Recently on social media, Steven Strogatz and currently Evelyn Lamb have talked about teaching math history courses… don't know if this is a new trend, or such courses have long been around. In any event, both these works could be useful to an instructor of such a course -- the Alexander book, while perhaps more engaging, only deals with a sliver of history, while Artstein chronologically covers a wider swath and range of history, and is, I think, more useful. An older, more concise, historical overview of mathematics I've previously enjoyed, again comes from Berlinski, "Infinite Ascent."

By the way, I was not previously familiar with the name "Zvi Artstein," but he certainly appears to be a well-established, well-credentialed professional Israeli mathematician -- I mention this only to indicate he is not some crackpot opinionated writer, because of what follows:

Artstein finishes his volume with a 30-page, almost polemical, chapter on math education that is quite an assault on Dr. Keith Devlin's well-distributed viewpoint regarding "mathematical thinking." (He never mentions Devlin by name, but seems to clearly be directing much of his commentary toward Devlin's writings.) I've seen others sometimes voice arguments similar to Artstein's, but not with the same tenacity and self-assuredness of Artstein. I think Artstein makes some valid points along the way… but then too, I don't believe in any 'one-size-fits-all' solution to teaching youngsters math. He seems to favor a form of teaching first proposed by Louis Bénézet in the earlier 1900's that never caught on widely.
Anyway, Artstein asserts, "The truth is, there is no such thing as mathematical thinking." He argues there are only two types of thinking ('comparative' and 'creative,') which apply to most all disciplines, not just math, and that they can't be taught, but can only be learned through experience and practice!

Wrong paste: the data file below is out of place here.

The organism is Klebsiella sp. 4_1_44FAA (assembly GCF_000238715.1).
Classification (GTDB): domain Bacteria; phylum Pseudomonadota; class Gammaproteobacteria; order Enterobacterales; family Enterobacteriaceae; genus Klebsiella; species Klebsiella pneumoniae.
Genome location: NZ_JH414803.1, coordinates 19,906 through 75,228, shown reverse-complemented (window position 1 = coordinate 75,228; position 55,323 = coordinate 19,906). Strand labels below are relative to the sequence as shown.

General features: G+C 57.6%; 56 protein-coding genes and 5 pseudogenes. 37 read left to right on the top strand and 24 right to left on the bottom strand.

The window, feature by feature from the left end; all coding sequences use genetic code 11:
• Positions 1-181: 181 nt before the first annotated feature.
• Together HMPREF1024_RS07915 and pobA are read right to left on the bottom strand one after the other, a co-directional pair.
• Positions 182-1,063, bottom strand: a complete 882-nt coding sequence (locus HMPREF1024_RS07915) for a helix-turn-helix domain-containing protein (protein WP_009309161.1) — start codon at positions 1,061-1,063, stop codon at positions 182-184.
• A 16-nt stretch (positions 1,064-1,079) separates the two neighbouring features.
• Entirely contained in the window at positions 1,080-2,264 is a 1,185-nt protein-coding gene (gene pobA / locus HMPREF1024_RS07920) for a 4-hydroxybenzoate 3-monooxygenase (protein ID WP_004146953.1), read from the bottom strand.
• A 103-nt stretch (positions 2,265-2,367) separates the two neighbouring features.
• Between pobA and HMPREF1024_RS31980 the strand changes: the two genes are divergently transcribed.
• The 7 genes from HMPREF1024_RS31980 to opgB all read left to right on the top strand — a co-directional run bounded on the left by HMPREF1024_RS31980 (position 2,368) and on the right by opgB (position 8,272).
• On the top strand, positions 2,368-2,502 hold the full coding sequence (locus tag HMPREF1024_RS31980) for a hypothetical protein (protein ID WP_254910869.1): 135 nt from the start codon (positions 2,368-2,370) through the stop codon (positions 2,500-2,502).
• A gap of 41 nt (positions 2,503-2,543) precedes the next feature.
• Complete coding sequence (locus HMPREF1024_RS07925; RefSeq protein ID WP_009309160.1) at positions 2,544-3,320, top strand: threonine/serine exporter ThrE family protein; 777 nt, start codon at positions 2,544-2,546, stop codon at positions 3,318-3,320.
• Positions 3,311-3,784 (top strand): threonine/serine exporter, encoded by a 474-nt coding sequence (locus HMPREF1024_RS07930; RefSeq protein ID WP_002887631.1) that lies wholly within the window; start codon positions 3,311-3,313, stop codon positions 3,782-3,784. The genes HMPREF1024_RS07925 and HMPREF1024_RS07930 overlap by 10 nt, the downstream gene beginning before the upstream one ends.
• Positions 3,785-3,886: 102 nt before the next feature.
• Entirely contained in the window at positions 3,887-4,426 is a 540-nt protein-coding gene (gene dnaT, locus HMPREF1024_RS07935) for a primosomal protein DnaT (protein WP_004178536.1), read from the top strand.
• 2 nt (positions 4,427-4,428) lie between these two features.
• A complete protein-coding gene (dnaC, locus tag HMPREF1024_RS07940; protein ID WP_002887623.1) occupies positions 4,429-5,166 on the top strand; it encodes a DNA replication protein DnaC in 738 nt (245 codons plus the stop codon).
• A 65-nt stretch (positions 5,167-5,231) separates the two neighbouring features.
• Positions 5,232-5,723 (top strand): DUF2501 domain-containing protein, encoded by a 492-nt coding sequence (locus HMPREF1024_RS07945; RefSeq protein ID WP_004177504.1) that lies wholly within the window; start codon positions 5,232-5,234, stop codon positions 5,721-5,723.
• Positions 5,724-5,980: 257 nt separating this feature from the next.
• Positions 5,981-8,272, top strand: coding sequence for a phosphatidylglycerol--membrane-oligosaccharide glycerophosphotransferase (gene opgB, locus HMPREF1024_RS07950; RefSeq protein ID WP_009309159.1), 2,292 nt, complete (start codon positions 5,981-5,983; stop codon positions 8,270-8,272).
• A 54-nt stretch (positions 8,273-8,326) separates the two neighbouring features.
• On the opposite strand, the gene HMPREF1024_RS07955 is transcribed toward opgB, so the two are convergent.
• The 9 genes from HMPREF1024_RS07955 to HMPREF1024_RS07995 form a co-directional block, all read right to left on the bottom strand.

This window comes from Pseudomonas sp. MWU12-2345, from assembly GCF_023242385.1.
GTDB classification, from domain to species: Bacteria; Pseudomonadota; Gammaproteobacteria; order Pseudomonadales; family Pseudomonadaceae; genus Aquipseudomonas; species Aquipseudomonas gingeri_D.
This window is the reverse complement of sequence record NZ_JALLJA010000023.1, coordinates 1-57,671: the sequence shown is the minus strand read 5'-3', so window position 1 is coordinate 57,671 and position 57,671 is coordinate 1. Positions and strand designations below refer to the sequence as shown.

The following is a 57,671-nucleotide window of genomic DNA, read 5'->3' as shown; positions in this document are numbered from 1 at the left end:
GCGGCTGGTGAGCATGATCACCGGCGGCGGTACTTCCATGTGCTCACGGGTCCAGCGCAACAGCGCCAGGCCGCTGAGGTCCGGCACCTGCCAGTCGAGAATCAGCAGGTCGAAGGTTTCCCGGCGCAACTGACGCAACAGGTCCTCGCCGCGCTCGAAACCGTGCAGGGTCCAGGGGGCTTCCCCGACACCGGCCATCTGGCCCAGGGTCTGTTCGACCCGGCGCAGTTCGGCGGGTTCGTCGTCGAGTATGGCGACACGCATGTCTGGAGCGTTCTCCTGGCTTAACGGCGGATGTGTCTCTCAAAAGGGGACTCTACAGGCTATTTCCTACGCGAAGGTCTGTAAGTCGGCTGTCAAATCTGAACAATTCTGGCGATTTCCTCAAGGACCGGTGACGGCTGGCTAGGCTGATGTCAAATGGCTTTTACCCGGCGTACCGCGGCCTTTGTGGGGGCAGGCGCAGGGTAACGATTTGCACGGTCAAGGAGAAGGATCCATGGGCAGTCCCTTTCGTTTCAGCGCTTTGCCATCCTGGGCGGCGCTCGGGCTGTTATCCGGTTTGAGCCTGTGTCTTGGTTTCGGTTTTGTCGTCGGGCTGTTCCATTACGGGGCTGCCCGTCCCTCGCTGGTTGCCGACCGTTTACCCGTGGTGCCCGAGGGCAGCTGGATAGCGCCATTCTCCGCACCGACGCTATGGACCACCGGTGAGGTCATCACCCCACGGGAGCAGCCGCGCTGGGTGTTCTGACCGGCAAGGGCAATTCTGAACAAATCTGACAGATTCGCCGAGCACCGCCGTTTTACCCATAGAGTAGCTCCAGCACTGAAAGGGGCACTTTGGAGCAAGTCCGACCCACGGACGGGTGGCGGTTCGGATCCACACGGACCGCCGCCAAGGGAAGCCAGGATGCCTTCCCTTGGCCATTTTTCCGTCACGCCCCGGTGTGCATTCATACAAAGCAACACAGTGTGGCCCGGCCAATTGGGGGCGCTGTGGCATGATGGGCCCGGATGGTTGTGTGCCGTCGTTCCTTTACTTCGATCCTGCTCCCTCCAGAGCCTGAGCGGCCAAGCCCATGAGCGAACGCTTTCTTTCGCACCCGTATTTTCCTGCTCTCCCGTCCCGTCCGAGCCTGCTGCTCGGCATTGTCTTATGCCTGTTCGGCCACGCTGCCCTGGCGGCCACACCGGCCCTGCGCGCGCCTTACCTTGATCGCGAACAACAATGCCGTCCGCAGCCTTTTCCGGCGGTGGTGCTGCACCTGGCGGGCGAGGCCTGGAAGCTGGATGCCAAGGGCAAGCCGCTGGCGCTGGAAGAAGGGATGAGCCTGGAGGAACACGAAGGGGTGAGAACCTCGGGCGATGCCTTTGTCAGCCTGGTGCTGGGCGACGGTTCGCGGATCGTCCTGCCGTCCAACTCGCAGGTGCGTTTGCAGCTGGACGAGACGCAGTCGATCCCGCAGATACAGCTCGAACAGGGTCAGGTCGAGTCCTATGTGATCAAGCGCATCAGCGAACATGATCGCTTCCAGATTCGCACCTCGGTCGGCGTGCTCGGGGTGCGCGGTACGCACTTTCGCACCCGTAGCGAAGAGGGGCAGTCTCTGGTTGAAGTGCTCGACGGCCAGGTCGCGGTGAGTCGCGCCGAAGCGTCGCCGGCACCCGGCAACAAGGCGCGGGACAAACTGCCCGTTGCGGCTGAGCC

He goes so far as to say that, "Presenting 'mathematical thinking' as a necessity, or as beneficial to life beyond mathematics and its applications, is likely to cause harm." I won't try to fully explain Artstein's viewpoint (because I'm afraid I would misstate it in some manner), but he does offer many examples, and it makes for an interesting, if oddly contentious, final chapter (in fact, I suspect he could write a whole 'nuther controversial book based on the ideas expressed in this chapter -- the chapter sticks out oddly from the rest of the book, though I think in his mind it was more of a natural conclusion that the book was always building towards).
So, I do recommend the Artstein offering (despite sometimes pedantic writing style, and the harsh ending), based on the second half historical discussion he delivers, and issues he will force you to think about.

On short notice, I asked Keith Devlin (via email) if he'd care to respond with any comment about Artstein's views -- I haven't heard anything back, but will add it here later if I do.

[ ==> housekeeping note: the usual Friday potpourri links here will, this week, begin appearing either late Friday or early Saturday (instead of early Friday) -- this is simply a practical change to better accommodate capture of Friday math posts that were showing up hours after my linkfest was being posted.]

Friday, September 5, 2014

Friday Grab-bag

This week's mathy selections:

1)  Been wantin' to catch up on your Babylonian math history? …well, Evelyn Lamb is right there for ya:

2)  One of my favorites, James Grime, opened a brand-spanking new website recently (good stuff):

3)  Math, logic, Buddhism, and more from interview with Chris Mortensen here: